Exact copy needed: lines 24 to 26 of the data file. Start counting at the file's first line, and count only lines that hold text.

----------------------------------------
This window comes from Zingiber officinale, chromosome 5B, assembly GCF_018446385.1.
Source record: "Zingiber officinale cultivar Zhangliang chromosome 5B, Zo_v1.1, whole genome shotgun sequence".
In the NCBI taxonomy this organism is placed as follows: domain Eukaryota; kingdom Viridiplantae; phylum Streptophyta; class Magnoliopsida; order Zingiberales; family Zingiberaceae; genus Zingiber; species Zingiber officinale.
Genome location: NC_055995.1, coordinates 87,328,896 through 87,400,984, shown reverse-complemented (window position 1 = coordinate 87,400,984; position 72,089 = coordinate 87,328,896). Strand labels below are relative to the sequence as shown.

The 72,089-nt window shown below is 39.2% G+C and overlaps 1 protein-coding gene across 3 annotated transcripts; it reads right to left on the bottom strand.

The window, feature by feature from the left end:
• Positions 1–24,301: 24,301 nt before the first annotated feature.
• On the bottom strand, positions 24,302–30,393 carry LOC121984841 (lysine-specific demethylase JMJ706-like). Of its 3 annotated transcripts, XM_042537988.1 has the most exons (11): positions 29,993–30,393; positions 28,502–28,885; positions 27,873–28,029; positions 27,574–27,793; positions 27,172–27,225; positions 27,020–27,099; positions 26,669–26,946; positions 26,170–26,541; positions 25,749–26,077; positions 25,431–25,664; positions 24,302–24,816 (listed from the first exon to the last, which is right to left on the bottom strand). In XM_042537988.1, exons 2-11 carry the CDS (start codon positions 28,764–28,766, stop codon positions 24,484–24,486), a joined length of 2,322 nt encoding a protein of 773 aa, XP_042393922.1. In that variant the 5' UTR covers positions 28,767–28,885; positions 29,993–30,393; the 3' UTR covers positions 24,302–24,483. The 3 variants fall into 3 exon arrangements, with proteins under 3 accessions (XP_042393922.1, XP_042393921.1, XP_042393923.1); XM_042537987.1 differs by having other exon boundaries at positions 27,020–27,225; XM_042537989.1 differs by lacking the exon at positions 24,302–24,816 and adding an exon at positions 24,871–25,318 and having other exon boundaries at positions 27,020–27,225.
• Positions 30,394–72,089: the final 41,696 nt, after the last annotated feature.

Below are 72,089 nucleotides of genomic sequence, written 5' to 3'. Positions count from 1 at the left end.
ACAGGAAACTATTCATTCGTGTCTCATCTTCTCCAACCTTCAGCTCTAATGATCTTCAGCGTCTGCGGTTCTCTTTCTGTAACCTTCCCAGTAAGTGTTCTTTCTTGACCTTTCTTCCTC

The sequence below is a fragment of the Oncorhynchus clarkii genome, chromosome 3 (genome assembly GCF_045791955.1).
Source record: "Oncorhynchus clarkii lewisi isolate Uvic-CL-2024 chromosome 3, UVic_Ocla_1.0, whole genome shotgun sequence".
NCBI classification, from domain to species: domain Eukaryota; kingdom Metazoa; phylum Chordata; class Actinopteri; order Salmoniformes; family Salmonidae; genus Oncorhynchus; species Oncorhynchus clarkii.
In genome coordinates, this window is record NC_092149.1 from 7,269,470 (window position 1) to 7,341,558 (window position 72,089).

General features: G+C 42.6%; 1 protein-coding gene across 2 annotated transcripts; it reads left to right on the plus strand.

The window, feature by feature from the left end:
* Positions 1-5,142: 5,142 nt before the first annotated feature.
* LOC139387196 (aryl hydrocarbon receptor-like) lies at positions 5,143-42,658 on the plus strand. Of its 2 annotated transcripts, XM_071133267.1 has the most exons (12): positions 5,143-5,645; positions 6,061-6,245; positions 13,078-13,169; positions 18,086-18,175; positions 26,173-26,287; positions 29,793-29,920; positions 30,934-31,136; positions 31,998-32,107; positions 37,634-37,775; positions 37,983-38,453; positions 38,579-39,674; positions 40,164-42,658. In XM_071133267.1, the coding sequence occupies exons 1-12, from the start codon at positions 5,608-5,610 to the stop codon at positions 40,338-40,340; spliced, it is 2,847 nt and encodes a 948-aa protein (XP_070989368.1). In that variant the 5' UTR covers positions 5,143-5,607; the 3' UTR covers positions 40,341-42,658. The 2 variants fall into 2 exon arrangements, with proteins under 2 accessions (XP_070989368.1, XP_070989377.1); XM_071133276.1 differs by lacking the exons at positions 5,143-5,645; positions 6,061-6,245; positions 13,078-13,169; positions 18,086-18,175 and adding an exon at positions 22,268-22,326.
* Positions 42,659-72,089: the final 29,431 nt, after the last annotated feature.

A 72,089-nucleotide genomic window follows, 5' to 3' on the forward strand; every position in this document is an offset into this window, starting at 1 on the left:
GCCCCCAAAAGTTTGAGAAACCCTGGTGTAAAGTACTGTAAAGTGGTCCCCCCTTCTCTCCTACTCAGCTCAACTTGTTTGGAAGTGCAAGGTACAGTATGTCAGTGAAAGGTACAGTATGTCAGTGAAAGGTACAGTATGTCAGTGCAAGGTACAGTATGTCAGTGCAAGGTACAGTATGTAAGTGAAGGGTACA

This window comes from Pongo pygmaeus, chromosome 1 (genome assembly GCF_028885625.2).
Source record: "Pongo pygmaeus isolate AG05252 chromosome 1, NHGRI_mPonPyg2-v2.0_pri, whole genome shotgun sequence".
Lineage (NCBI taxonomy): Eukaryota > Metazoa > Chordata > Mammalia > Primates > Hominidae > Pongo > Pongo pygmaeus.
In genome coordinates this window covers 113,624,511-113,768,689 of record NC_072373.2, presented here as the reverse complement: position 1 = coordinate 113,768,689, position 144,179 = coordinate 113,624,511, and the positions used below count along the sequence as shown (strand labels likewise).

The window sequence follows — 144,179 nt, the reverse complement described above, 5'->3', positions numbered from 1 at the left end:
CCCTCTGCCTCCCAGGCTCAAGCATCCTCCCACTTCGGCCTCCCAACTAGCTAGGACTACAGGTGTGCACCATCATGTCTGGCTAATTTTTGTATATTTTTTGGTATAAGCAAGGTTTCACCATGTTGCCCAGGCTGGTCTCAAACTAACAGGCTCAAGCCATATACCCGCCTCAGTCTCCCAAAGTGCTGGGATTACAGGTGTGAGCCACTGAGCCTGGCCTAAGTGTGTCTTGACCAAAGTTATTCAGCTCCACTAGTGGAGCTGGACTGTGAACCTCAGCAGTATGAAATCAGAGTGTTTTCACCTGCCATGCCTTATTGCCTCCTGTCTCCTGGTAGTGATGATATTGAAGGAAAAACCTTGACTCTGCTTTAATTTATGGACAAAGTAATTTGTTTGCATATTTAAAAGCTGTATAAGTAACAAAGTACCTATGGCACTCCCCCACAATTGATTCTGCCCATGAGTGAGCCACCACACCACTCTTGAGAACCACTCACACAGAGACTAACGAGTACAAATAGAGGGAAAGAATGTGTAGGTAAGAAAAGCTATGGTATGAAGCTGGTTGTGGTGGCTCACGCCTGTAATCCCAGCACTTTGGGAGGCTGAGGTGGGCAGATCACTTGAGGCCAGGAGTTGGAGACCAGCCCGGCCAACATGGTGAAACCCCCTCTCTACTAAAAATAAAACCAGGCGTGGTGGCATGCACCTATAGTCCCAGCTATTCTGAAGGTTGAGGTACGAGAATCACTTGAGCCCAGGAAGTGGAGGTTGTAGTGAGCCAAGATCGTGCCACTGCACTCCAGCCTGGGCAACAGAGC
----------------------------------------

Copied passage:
Source record: "Pongo pygmaeus isolate AG05252 chromosome 1, NHGRI_mPonPyg2-v2.0_pri, whole genome shotgun sequence".
Lineage (NCBI taxonomy): Eukaryota > Metazoa > Chordata > Mammalia > Primates > Hominidae > Pongo > Pongo pygmaeus.
In genome coordinates this window covers 113,624,511-113,768,689 of record NC_072373.2, presented here as the reverse complement: position 1 = coordinate 113,768,689, position 144,179 = coordinate 113,624,511, and the positions used below count along the sequence as shown (strand labels likewise).